Thursday, November 14, 2013
China has promised $1.6million in aid to the Philippines in the wake of Typhoon Haiyan (this after receiving criticism for their initial pledge of only $200,000). Jane Perlez, chief diplomatic correspondent in the Beijing bureau of The New York Times, discusses the effort on the part of China and what it means about their role in the region and as a global superpower.
Wednesday, October 16, 2013
Jessica Alexander talks about life as a foreign aid worker. She arrived in Rwanda in the aftermath of the 1994 genocide as an idealistic intern, but the experience in the field was messy, chaotic, and difficult—but she was hooked. Her memoir Chasing Chaos: My Decade In and Out of Humanitarian Aid traces her personal journey from naïve newcomer to critical realist.
Thursday, July 28, 2011
A confluence of economic crises plaguing the Palestinian Authority are threatening to derail a number of efforts to unify and legitimize the emerging state. State employees have seen their salaries halved in recent weeks as the Palestinian government has struggled to pay its bills. Palestinian banks are refusing to loan the state any more money, and aid from Arab nations has dried up. Ethan Bronner, Jerusalem bureau chief for The New York Times, reported on this story for today's paper.
Thursday, July 21, 2011
The Horn of Africa is facing its worst drought in 60 years. Already, 10 million people are in urgent need of food in Ethiopia, Somalia and Kenya and yesterday the United Nations declared its first famine in 27 years for parts of Somalia. On today’s first Underreported, Nora Love, the International Rescue Committee’s deputy director of programs, discusses the situation across the region.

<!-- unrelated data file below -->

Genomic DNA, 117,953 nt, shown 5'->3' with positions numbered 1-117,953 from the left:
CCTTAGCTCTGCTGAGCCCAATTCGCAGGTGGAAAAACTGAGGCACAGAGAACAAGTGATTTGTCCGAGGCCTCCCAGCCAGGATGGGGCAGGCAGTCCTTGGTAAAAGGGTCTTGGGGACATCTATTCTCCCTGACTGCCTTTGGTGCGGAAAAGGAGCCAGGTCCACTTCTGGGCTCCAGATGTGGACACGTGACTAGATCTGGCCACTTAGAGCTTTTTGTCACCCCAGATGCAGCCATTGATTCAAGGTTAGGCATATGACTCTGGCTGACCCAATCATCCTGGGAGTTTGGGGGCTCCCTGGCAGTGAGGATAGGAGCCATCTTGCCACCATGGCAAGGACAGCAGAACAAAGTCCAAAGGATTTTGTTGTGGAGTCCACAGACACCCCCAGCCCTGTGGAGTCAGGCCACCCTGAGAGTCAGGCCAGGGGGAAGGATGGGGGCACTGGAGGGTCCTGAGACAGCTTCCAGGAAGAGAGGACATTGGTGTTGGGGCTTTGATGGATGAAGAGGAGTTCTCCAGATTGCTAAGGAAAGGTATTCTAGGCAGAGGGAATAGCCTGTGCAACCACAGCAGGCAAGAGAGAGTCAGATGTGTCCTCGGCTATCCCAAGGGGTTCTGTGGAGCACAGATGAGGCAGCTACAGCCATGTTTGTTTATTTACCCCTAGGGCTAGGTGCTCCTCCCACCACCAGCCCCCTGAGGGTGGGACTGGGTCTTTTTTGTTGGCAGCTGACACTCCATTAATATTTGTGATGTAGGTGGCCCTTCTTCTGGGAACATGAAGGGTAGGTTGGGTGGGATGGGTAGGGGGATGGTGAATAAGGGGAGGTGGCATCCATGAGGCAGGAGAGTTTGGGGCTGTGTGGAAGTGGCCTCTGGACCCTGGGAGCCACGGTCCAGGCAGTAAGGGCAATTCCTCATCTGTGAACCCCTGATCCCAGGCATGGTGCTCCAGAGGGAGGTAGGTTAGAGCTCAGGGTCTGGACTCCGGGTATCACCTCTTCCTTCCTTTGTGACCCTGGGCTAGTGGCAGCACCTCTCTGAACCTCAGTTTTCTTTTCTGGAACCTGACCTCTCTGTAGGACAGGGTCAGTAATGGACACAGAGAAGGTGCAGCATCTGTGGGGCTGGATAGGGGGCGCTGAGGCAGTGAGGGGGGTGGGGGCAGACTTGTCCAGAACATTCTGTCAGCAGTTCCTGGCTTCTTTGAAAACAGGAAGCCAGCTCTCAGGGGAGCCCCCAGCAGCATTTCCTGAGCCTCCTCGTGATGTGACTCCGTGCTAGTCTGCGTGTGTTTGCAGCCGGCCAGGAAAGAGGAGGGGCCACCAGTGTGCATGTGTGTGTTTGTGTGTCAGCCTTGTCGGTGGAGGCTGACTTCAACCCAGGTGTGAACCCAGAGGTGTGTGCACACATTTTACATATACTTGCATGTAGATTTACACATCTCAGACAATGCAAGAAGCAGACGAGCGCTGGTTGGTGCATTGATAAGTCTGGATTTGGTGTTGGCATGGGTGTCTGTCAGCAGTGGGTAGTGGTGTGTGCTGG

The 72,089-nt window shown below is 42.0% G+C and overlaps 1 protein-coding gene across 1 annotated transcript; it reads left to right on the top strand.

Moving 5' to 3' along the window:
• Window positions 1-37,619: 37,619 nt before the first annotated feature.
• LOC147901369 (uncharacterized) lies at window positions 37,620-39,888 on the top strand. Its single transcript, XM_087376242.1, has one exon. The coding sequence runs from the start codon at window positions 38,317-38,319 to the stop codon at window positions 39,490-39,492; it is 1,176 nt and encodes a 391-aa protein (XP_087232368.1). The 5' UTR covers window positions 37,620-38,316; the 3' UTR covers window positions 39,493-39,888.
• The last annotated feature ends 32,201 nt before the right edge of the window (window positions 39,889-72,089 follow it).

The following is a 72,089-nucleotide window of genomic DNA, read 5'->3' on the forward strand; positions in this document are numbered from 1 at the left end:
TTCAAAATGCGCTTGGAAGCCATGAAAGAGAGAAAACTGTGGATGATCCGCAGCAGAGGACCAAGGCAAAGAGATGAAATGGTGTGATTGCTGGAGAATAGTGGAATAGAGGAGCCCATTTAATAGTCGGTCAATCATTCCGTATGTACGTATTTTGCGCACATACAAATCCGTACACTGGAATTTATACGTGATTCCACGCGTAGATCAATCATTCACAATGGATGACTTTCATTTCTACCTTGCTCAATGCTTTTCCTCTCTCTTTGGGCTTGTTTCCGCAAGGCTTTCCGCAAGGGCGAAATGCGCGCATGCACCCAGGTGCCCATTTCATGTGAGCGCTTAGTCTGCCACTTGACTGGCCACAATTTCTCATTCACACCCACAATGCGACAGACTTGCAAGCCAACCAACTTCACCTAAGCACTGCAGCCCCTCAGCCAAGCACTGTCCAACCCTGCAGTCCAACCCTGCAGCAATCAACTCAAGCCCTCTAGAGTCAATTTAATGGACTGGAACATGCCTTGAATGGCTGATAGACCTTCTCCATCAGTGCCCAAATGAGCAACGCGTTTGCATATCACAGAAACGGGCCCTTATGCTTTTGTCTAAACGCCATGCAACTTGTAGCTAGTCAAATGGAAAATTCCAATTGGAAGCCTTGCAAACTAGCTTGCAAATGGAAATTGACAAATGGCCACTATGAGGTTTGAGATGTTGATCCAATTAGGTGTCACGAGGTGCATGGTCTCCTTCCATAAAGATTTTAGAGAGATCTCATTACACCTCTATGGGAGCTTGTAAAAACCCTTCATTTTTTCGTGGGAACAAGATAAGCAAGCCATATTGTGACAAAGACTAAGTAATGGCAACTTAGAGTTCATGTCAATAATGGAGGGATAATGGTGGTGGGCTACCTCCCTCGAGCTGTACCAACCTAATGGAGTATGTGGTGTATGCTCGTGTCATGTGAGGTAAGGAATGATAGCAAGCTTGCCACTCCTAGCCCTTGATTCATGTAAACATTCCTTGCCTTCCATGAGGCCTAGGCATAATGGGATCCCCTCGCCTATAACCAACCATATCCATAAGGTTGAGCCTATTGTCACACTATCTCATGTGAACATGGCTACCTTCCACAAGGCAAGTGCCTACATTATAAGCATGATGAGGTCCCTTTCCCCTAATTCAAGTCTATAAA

Thursday, July 21, 2011
More than 2.5 million Somalis are now in desperate need of food, but it wasn’t until late Wednesday that the State Department announced that it would send food aid to the country. The reason? Concerns that sending food aid would be aiding al-Shabab, which controls parts of southern Somalia and which the United States views as a terrorist organization. On today’s Underreported, Eliza Griswold, Senior Fellow at the New America Foundation and author of The Tenth Parallel, describes why the State Department was concerned that al-Shabab would use the food as a weapon and the challenges of providing food aid to areas where aid workers were banned until quite recently.
Thursday, May 26, 2011
Why should America give millions in foreign aid to a country where the United States' number one enemy was able to hide for years? That's a question many in the U.S. are asking in the wake of the discovery of Osama Bin Laden's hideout. But it's also being asked by many in Pakistan, who wonder if America's financial aid is worth the influence and pressures that come with it. Has it helped or hurt the country? Aleem Maqbool, reporter for our partner the BBC, joins us to discuss the growing debate.